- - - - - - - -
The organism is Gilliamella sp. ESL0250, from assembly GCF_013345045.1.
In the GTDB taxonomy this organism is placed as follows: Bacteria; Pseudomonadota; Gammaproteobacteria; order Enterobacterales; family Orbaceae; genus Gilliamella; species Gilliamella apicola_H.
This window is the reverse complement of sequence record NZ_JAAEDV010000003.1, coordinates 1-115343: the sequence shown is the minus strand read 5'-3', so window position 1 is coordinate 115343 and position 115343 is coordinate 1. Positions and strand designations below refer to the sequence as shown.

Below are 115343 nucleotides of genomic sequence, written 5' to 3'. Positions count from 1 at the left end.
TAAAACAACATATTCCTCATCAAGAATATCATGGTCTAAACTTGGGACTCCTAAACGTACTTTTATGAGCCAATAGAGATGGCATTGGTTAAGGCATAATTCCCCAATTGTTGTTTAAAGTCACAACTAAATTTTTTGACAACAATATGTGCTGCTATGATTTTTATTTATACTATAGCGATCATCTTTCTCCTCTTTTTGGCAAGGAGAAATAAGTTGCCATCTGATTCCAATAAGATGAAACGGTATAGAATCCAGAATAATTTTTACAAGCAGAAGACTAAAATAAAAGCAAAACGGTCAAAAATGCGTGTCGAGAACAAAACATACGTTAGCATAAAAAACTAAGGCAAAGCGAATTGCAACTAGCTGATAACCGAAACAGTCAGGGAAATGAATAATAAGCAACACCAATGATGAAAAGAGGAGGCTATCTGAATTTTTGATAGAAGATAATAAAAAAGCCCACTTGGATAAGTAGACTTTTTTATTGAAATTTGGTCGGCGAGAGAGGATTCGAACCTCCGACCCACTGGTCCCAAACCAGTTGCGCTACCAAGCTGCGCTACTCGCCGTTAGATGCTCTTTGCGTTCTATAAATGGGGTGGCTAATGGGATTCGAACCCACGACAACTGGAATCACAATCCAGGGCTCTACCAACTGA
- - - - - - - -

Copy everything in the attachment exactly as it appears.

The organism is Gilliamella sp. ESL0250, from assembly GCF_013345045.1.
In the GTDB taxonomy this organism is placed as follows: Bacteria; Pseudomonadota; Gammaproteobacteria; order Enterobacterales; family Orbaceae; genus Gilliamella; species Gilliamella apicola_H.
This window is the reverse complement of sequence record NZ_JAAEDV010000003.1, coordinates 1-115343: the sequence shown is the minus strand read 5'-3', so window position 1 is coordinate 115343 and position 115343 is coordinate 1. Positions and strand designations below refer to the sequence as shown.

Below are 115343 nucleotides of genomic sequence, written 5' to 3'. Positions count from 1 at the left end.
TAAAACAACATATTCCTCATCAAGAATATCATGGTCTAAACTTGGGACTCCTAAACGTACTTTTATGAGCCAATAGAGATGGCATTGGTTAAGGCATAATTCCCCAATTGTTGTTTAAAGTCACAACTAAATTTTTTGACAACAATATGTGCTGCTATGATTTTTATTTATACTATAGCGATCATCTTTCTCCTCTTTTTGGCAAGGAGAAATAAGTTGCCATCTGATTCCAATAAGATGAAACGGTATAGAATCCAGAATAATTTTTACAAGCAGAAGACTAAAATAAAAGCAAAACGGTCAAAAATGCGTGTCGAGAACAAAACATACGTTAGCATAAAAAACTAAGGCAAAGCGAATTGCAACTAGCTGATAACCGAAACAGTCAGGGAAATGAATAATAAGCAACACCAATGATGAAAAGAGGAGGCTATCTGAATTTTTGATAGAAGATAATAAAAAAGCCCACTTGGATAAGTAGACTTTTTTATTGAAATTTGGTCGGCGAGAGAGGATTCGAACCTCCGACCCACTGGTCCCAAACCAGTTGCGCTACCAAGCTGCGCTACTCGCCGTTAGATGCTCTTTGCGTTCTATAAATGGGGTGGCTAATGGGATTCGAACCCACGACAACTGGAATCACAATCCAGGGCTCTACCAACTGA